That I may find him, and with secret gaze
Or open admiration him behold
On whom the great Creator hath bestowed
Worlds, and on whom hath all these graces poured ;
That both in him and all things, as is meet,
The Universal Maker we may praise ;
Who justly hath driven out his rebel foes
To deepest Hell, and, to repair that loss,
Created this new happy race of Men
To serve him better : Wise are all his ways !” 680
So spake the false dissembler unperceived ;
For neither man nor angel can discern
Hypocrisy—the only evil that walks
Invisible, except to God alone,
By his permissive will, through Heaven and Earth ;
And oft, though Wisdom wake, Suspicion sleeps
At Wisdom's gate, and to Simplicity
Resigns her charge, while Goodness thinks no ill
Where no ill seems: which now for once beguiled
Uriel, though Regent of the Sun, and held
The sharpest-sighted Spirit of all in Heaven;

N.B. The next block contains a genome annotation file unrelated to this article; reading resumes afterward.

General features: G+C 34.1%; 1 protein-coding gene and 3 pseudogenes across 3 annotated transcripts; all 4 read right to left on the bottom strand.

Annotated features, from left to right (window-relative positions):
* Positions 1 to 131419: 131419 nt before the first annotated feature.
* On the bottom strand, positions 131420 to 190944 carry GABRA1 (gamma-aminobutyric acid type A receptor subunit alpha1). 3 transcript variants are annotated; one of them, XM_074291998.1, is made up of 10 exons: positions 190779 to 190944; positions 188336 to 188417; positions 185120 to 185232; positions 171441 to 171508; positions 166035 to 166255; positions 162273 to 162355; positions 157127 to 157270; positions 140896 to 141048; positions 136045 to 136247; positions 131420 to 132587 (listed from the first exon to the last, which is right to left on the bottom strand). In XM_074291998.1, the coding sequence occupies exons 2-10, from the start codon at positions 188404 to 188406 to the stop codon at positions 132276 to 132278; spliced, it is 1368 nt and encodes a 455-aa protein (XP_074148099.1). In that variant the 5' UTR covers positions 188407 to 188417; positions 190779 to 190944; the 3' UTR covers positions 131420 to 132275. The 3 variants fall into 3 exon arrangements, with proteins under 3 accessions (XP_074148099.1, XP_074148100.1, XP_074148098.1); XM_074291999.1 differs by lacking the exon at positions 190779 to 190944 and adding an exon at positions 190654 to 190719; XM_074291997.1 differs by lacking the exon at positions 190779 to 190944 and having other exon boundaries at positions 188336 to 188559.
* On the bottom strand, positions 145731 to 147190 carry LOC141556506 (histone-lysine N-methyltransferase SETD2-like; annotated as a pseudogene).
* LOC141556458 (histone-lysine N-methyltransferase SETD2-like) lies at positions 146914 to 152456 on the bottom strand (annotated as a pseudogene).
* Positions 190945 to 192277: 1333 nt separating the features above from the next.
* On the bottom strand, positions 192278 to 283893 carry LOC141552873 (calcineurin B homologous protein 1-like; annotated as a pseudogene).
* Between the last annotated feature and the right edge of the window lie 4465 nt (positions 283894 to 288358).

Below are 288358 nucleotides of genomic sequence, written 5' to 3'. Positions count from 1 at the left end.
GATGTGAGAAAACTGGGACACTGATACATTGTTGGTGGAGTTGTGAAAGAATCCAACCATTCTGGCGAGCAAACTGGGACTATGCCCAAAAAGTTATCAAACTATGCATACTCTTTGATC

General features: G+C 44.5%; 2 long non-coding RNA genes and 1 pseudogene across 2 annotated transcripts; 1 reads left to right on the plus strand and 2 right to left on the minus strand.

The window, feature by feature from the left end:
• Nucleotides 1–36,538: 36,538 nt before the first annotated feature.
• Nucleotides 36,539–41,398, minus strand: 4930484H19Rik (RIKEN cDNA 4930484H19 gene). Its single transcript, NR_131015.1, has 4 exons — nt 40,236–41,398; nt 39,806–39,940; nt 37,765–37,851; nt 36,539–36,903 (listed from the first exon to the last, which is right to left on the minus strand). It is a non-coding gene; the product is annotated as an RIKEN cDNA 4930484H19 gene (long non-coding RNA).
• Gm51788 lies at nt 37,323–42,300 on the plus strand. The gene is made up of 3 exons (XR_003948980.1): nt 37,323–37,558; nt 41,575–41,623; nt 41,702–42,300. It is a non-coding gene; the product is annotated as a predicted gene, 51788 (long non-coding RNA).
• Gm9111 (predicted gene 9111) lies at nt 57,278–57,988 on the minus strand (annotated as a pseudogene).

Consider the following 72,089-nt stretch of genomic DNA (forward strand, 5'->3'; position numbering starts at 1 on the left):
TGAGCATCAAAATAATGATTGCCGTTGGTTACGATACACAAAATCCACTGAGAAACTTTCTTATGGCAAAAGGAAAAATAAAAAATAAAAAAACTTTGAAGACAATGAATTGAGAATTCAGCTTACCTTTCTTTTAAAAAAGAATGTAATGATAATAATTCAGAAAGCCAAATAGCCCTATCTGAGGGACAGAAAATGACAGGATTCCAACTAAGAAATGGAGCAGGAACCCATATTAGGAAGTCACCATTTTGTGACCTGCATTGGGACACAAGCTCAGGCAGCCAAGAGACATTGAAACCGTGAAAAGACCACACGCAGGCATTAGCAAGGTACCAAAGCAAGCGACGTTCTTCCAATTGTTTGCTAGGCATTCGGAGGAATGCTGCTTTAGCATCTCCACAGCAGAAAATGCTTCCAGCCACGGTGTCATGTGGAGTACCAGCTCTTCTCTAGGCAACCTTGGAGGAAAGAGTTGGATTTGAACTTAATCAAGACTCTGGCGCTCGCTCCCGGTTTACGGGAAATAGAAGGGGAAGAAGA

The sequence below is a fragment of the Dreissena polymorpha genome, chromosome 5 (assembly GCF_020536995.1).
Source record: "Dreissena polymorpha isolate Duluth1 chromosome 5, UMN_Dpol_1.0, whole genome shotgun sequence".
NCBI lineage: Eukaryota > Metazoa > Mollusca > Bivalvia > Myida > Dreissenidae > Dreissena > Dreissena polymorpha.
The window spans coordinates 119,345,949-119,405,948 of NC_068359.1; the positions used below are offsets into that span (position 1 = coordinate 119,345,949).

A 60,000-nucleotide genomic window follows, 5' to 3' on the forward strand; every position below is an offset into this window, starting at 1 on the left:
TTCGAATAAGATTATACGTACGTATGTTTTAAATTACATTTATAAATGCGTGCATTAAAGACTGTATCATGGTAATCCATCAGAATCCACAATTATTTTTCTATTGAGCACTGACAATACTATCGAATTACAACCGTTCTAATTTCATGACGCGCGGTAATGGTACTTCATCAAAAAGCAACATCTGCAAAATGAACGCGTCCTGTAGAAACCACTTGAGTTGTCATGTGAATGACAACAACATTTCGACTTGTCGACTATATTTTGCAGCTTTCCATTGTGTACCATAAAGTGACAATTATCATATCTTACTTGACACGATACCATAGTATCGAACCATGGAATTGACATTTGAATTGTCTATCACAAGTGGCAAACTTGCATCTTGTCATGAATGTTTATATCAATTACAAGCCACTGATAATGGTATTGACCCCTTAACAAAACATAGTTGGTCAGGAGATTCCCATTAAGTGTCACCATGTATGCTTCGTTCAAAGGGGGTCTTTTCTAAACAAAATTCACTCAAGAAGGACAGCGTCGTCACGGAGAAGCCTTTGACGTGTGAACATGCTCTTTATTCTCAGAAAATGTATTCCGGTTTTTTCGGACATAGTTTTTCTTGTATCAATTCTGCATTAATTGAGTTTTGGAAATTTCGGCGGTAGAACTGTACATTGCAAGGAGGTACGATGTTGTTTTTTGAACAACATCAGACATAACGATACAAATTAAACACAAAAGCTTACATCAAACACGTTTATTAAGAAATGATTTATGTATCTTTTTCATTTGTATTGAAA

Who to the fraudulent impostor foul,
In his uprightness, answer thus returned :-
"Fair Angel, thy desire, which tends to know The works of God, thereby to glorify The great Work-master, leads to no excess That reaches blame, but rather merits praise The more it seems excess, that led thee hither From thy empyreal mansion thus alone, To witness with thine eyes what some perhaps, 700 Contented with report, hear only in Heaven : For wonderful indeed are all his works, Pleasant to know, and worthiest to be all Had in remembrance always with delight !
But what created mind can comprehend
Their number, or the wisdom infinite
That brought them forth, but hid their causes deep?